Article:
What does Acts 13:25 mean?
ESV: And as John was finishing his course, he said, ‘What do you suppose that I am? I am not he. No, but behold, after me one is coming, the sandals of whose feet I am not worthy to untie.’
NIV: As John was completing his work, he said: 'Who do you suppose I am? I am not the one you are looking for. But there is one coming after me whose sandals I am not worthy to untie.'
NASB: And while John was completing his course, he kept saying, ‘What do you suppose that I am? I am not He. But behold, one is coming after me, the sandals of whose feet I am not worthy to untie.’
CSB: Now as John was completing his mission, he said, 'Who do you think I am? I am not the one. But one is coming after me, and I am not worthy to untie the sandals on his feet.'
NLT: As John was finishing his ministry he asked, ‘Do you think I am the Messiah? No, I am not! But he is coming soon — and I’m not even worthy to be his slave and untie the sandals on his feet.’
KJV: And as John fulfilled his course, he said, Whom think ye that I am? I am not he. But, behold, there cometh one after me, whose shoes of his feet I am not worthy to loose.
Paul and Barnabas are in Antioch of Pisidia, a small district on the west side of the larger Galatian province in the center of modern-day Asia Minor. They are in a synagogue filled with Jews and Gentiles who worship the Jewish God. The synagogue leader has asked them to speak, so Paul takes the opportunity. He wants to tell them about Jesus, but starts by recounting the ways that God has saved the Jews throughout Israel's history using Moses, the judges, the kings Saul and David, and the final Savior He promised would come from David's line (Acts 13:16–24).
Now, Paul has the monumental task of redefining the nature of salvation, for the sake of these people who misunderstand it. As it did throughout the Old Testament, salvation will include political rescue and independence of Israel, but because the Jewish leaders rejected God's Savior, freedom will have to wait. Paul hints that the salvation God presently offers has to do with John the Baptist's exhortation for the people to repent of their sins and the man John promised would follow him.
Although John had died years ago, his teaching of repentance and his reputation has already spread into the region (Acts 18:25; 19:3–4). Paul subtly shows there is more to John's message than repentance: there's the Savior. John, himself, asserted that he wasn't worthy to be the slave that cared for the feet of the Messiah. John said, "I baptize you with water, but he who is mightier than I is coming, the strap of whose sandals I am not worthy to untie. He will baptize you with the Holy Spirit and fire" (Luke 3:16).
This is the end of the first of five points Paul makes in his message. Next, he will give Jesus' story, show how Jesus fulfills Jewish prophecy, explain what salvation Jesus is offering, and warn his audience to accept it.
Acts 13:16–41 gives the transcript of Paul's message in Pisidian Antioch. It is the only recording of Paul's many synagogue sermons. Paul's message can be broken into five parts, each identified with a call to heed Paul's words: 1. God's saving work in Israel's history and promise of a future Savior (Acts 13:16–25); 2. The Savior's story (Acts 13:26–31); 3. The prophecies of the Savior (Acts 13:32–37); 4. The nature of ''salvation'' (Acts 13:38–39); 5. A warning to accept the Savior (Acts 13:40–41). Some Jews and many Gentiles do accept the message, but the synagogue leaders drive Paul and Barnabas out of town (Acts 13:42–51).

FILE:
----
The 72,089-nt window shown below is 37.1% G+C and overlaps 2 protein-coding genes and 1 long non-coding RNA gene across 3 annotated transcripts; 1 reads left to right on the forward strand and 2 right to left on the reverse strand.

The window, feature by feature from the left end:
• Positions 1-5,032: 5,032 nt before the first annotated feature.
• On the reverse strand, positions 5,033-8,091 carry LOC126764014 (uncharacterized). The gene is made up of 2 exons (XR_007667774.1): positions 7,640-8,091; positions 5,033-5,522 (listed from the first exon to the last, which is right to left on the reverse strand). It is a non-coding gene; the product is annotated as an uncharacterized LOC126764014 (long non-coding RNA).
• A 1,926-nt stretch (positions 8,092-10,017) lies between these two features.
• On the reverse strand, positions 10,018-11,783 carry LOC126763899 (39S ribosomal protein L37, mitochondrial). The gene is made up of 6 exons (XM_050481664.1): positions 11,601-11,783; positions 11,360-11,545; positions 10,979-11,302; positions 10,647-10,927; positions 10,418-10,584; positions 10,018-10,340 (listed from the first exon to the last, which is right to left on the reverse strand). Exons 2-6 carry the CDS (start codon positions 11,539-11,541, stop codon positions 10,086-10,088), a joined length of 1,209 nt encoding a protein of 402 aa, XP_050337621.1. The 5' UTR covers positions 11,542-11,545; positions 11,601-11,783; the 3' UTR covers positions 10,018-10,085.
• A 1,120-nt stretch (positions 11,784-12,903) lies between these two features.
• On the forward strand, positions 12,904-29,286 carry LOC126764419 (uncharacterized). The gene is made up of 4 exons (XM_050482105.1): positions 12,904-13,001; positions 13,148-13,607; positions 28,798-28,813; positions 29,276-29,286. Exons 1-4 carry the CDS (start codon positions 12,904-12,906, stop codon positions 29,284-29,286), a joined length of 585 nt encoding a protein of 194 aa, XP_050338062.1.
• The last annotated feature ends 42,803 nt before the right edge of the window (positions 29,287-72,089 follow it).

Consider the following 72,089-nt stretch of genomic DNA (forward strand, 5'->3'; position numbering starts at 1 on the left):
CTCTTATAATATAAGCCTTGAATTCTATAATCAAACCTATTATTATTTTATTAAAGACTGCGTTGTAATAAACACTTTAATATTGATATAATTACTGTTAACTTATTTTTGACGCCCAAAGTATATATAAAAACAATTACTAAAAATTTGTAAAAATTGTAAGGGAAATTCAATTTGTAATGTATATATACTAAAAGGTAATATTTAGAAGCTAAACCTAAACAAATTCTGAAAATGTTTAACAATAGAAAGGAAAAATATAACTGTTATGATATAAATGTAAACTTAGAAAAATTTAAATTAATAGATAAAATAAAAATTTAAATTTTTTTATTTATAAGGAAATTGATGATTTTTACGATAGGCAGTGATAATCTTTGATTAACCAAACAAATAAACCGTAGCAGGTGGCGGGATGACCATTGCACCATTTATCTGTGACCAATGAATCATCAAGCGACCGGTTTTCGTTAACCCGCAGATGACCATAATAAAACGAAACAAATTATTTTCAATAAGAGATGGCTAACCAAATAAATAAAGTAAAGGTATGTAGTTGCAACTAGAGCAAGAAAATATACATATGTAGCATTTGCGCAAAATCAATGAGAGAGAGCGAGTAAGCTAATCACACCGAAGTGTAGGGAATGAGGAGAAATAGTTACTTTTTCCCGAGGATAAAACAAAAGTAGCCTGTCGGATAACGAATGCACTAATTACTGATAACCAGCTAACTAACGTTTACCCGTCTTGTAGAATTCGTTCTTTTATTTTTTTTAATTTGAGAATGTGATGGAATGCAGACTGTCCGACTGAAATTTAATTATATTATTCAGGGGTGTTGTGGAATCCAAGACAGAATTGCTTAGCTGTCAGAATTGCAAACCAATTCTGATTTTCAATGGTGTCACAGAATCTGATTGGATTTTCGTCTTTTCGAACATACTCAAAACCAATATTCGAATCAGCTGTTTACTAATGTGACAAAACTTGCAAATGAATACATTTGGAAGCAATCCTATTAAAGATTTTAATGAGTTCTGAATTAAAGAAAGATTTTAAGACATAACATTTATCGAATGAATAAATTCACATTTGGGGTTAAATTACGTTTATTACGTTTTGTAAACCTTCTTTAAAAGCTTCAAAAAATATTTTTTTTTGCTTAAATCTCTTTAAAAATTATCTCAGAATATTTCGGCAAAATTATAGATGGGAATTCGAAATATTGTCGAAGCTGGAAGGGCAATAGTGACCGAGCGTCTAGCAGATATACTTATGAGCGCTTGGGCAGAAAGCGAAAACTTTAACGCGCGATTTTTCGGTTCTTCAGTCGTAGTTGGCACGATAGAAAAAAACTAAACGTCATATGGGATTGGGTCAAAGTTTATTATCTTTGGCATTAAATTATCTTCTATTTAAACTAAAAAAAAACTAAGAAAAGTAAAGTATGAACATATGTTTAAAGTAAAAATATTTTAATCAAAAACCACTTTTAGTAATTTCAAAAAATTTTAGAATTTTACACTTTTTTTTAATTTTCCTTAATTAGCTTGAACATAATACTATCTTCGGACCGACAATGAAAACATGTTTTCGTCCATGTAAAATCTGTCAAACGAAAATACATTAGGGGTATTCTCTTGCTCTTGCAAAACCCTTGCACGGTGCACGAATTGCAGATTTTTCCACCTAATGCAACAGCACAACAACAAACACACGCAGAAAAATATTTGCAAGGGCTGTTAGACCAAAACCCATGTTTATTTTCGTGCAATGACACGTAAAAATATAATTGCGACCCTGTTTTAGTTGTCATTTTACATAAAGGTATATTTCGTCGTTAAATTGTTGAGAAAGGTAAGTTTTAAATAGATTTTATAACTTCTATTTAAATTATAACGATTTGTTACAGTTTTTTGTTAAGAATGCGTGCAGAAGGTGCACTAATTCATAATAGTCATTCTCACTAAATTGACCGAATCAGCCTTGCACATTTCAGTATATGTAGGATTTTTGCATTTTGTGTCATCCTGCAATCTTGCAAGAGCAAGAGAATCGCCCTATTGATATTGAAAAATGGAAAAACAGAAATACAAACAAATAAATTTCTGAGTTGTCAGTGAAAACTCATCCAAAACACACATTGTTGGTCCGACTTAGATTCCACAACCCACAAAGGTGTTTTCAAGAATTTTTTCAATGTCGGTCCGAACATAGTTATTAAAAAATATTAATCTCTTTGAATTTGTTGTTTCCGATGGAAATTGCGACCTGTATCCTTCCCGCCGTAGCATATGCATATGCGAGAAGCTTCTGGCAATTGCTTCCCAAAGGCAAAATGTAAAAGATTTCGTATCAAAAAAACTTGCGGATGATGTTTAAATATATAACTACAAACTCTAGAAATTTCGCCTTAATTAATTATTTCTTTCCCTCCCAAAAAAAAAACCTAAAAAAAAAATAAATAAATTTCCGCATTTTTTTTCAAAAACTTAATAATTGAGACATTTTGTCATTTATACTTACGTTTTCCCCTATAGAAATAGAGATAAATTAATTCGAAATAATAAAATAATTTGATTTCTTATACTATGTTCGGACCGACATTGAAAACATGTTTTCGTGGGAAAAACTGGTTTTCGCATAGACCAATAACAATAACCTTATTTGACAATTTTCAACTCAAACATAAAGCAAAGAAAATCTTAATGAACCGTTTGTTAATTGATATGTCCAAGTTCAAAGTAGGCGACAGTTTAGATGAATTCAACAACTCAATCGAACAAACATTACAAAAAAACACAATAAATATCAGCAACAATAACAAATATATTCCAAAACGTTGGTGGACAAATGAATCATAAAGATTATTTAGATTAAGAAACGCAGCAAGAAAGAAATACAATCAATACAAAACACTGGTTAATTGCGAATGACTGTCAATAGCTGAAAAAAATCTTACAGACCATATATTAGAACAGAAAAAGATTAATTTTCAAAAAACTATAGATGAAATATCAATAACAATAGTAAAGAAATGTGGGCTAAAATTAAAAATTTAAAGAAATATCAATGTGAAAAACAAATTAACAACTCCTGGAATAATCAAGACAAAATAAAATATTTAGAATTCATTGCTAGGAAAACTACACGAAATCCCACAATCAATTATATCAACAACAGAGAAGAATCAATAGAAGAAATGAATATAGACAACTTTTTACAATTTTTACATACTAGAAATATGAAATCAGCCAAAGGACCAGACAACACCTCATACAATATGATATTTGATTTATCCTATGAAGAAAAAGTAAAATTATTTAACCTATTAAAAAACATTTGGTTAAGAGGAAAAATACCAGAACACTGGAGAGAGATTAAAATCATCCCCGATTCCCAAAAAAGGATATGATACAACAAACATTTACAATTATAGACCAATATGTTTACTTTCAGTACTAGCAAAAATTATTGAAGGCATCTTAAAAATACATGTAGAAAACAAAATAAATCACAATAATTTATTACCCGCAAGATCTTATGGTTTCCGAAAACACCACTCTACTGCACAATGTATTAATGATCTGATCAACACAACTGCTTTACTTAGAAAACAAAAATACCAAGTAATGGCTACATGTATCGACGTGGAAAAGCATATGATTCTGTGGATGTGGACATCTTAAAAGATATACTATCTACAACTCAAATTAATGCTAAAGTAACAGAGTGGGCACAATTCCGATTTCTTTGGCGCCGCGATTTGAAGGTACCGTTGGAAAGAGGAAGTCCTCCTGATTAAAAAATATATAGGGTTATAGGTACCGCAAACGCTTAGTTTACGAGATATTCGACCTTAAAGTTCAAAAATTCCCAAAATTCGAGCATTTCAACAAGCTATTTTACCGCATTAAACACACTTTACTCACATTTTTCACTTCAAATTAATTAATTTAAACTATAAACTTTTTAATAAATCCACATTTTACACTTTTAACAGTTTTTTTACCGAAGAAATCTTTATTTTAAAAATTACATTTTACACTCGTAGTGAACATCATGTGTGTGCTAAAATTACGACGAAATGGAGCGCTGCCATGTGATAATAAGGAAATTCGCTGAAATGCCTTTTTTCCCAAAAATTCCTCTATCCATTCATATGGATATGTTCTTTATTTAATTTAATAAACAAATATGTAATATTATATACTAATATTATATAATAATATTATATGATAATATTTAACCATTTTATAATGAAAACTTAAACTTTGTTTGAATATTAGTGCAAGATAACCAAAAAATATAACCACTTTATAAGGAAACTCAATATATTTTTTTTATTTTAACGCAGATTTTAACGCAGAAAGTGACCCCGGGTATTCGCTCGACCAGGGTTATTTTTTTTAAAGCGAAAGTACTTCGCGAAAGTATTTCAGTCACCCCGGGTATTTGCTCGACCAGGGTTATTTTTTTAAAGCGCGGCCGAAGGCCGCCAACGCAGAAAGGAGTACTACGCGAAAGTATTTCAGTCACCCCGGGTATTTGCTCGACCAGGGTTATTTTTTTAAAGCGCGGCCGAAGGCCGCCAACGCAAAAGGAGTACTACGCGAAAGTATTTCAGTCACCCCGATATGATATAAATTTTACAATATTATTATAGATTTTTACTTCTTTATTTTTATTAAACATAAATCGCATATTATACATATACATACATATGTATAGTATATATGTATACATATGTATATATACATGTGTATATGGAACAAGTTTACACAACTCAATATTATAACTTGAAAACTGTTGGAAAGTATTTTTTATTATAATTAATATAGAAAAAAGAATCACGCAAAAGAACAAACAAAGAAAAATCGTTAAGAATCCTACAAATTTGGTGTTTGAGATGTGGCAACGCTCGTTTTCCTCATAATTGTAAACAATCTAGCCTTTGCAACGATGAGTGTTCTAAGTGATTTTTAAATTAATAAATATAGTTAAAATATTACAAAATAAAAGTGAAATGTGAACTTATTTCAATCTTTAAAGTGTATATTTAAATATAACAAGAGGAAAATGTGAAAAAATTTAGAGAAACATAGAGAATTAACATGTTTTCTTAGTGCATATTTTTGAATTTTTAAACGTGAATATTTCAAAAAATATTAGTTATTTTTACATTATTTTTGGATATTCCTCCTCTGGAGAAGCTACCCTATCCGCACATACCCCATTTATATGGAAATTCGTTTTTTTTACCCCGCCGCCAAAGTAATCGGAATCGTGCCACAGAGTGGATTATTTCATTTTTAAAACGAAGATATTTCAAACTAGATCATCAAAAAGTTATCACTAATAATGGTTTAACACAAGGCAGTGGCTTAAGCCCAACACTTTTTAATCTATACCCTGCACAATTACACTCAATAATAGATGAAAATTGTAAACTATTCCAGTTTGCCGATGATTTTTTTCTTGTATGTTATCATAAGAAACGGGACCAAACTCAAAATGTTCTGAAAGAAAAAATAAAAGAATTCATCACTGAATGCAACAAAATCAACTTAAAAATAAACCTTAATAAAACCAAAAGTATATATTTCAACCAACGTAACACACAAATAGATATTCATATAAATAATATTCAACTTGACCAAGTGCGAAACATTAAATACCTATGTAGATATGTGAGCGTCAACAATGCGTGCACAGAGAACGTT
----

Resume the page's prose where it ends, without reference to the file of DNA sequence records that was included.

Acts 13 transitions Luke's account (Acts 1:1) fully into a record of Paul's ministry to spread the news about Jesus. The Holy Spirit calls Paul and Barnabas for their first missionary journey. They teach about Jesus' offer of forgiveness of sins on the island of Cyprus and in the district of Pisidia in modern-day south-central Asia Minor. Along the way, they face opposition, desertion, and persecution: themes that will follow Paul throughout his life. But they also experience the joy of watching the people they'd least expect come to a saving faith in Jesus.
The first chapters of Acts, save for a quick account of Paul's conversion (Acts 9:1–31), cover the ministry of the apostles, particularly Peter. Those passages also detail the spread of the news about Jesus from His followers. That message goes to the Jews of Jerusalem (Acts 2—7) and Judea (Acts 8:26–40; 9:32–43), the Samaritans (Acts 8:4–25), and God-fearing Gentiles (Acts 10—11). Now, Paul's contribution to the ''end of the earth'' portion of Jesus' commission in Acts 1:8 begins, as he and Barnabas start their first missionary journey. Luke will record two more of Paul's journeys (Acts 15:36—18:22 and 18:23—20:38) before settling in on his return to Jerusalem, arrest, and sea voyage to Rome (Acts 21—28).
The summary of the book of Acts is provided in Jesus' words in Acts 1:8: ''But you will receive power when the Holy Spirit has come upon you, and you will be my witnesses in Jerusalem and in all Judea and Samaria, and to the ends of the earth.'' In Acts 2:1–13, the Christ-followers receive the Holy Spirit. Acts 2:14—7:60 describes the rapid growth of the church in Jerusalem. Chapters 8—12 find Jewish persecution inadvertently spreading the gospel throughout Judea and Samaria. And in chapters 13—28, Paul and his companions spread the good news throughout the Roman Empire.
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